Call of Duty 4: Modern Warfare
No, it's not as killer as the console versions. However, Call of Duty 4 still puts up a good fight on the DS.
I could go on and on for hours on end about how superb Call of Duty 4: Modern Warfare is on the Xbox 360 and PlayStation 3. However, this is a handheld site, so that would be a moot point. (Plus I've been so busy with Mass Effect that I haven't played in a couple of days...what the hell's wrong with me?!) Anyway, for those stuck with a Nintendo DS for the holiday season, don't fret, as you also have a version of COD 4 available to play. No, it's not as superior as the console versions, but that's a given. What n-Space does here, however, is more than satisfactory for your shooting needs.
You basically get dropped right in the middle of a war zone, in a story that's explained through sharp still screens and full dialogue. n-Space does remarkable work cramming all this into a cartridge, making the story fulfilling without letting it go off into boring territory. It's really the in-game action that'll grab your attention, though. You'll go through checkpoints on foot, shooting at whatever comes your way; you'll man bombers and take out targets from afar; and you'll be riding in vehicles, shooting at enemies with a bullet-filled gun on a turret, mowing them down without a care in the world. The game looks great throughout, occasionally suffering from lack of detail and slowdown but not enough to take away from the intensity. The sounds of battle are right on the spot, too.
Then there's the controls. They're not quite perfect, but n-Space once again delivers the goods. You man your weapon and movement by using a collaboration of the D-pad and touch screen, and it works surprisingly well -- for the most part, anyway. Some problems do emerge when it comes to double-tap functions, such as starting off in a sprint or going into a zoom-in view with your sniper rifle. Sometimes you'll accidentally revert back to normal when you didn't expect to, forcing your accidental death if you're in the middle of an ambush. This seldom happens, however, and the controls work fine otherwise. You'll also find some strategy thrown in with your action, as you'll occasionally need to defuse a bomb to move forward in the mission.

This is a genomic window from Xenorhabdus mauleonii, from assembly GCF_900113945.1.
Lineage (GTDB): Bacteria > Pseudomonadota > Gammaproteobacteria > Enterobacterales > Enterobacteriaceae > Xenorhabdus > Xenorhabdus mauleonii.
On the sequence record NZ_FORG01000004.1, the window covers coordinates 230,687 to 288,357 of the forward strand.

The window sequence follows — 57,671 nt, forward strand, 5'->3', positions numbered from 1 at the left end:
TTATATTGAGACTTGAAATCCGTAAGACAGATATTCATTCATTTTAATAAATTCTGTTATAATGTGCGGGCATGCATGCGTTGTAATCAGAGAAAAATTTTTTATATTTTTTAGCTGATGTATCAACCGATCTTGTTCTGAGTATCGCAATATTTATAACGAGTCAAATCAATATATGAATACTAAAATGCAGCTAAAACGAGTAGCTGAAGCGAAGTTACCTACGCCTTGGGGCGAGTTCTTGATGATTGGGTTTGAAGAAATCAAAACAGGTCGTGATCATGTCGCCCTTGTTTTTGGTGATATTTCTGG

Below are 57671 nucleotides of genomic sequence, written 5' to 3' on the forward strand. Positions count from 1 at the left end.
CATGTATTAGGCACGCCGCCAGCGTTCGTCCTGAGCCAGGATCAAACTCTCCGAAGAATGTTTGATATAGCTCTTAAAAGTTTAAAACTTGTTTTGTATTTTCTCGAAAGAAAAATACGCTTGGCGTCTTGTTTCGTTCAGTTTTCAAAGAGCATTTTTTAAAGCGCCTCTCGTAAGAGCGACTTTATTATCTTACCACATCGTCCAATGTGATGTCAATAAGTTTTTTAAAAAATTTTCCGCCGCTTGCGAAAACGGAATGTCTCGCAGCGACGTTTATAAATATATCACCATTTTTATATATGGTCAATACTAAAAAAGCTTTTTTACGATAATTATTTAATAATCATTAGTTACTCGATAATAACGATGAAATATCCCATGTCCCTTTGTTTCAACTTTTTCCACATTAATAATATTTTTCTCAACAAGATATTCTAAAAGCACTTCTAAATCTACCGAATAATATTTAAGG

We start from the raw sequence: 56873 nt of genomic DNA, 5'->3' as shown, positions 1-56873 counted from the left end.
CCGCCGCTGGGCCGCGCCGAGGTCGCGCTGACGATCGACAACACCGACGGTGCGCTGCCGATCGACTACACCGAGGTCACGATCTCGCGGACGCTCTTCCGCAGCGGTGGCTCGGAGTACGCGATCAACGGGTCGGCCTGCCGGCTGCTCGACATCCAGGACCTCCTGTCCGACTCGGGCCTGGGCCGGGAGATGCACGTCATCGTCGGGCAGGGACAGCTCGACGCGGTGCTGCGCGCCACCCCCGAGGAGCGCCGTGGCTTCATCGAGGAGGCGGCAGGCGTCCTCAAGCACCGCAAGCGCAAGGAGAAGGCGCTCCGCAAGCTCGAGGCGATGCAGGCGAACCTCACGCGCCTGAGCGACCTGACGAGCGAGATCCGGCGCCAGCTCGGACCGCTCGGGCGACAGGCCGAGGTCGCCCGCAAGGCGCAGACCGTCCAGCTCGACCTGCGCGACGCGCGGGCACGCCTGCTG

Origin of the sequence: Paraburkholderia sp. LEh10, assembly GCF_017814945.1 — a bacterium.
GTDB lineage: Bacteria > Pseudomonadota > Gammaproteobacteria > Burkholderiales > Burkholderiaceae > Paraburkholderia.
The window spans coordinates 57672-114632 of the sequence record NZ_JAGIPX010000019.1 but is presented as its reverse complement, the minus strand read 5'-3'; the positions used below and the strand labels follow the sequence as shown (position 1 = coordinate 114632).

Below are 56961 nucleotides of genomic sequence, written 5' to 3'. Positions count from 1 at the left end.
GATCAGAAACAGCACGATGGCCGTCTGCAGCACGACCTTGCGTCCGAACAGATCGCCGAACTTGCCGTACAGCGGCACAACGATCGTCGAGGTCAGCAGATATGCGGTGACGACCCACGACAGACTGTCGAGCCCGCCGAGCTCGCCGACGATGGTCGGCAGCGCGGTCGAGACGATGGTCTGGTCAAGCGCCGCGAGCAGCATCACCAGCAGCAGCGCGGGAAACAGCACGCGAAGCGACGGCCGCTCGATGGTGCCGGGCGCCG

As for multiplayer options, Call of Duty 4: Modern Warfare is both loaded and empty at the same time. How, you ask? Well, it's loaded on the local front. Up to four players can take part in the action, either with multiple carts or through download play on one cartridge -- a very cool option, to be sure. However, the game doesn't support the Wi-Fi Connection at all, leaving those wanting to play against others online in the dirt. That's a shame, because that leaves the local multiplayer and the single-player campaign as the only options available. The single-player's not bad, but it's over in a matter of hours with little reason to return -- unless killing terrorists becomes your bread and butter.
Never mind. Although we'll take one of the higher-up versions just for the sake of looking at the unimaginable frame rate and getting some online multiplayer in, Call of Duty 4: Modern Warfare is still a solid recommendation on the handheld front. Its local multiplayer options, great presentation and mostly stable control mechanisms make it a war worth enduring. Enlist today.
What's Hot: Outstanding graphics that really draw you in; excellent touch controls; great local play options.
What's Not: Total lack of online options; single player campaign is rather short; some control options are quirky.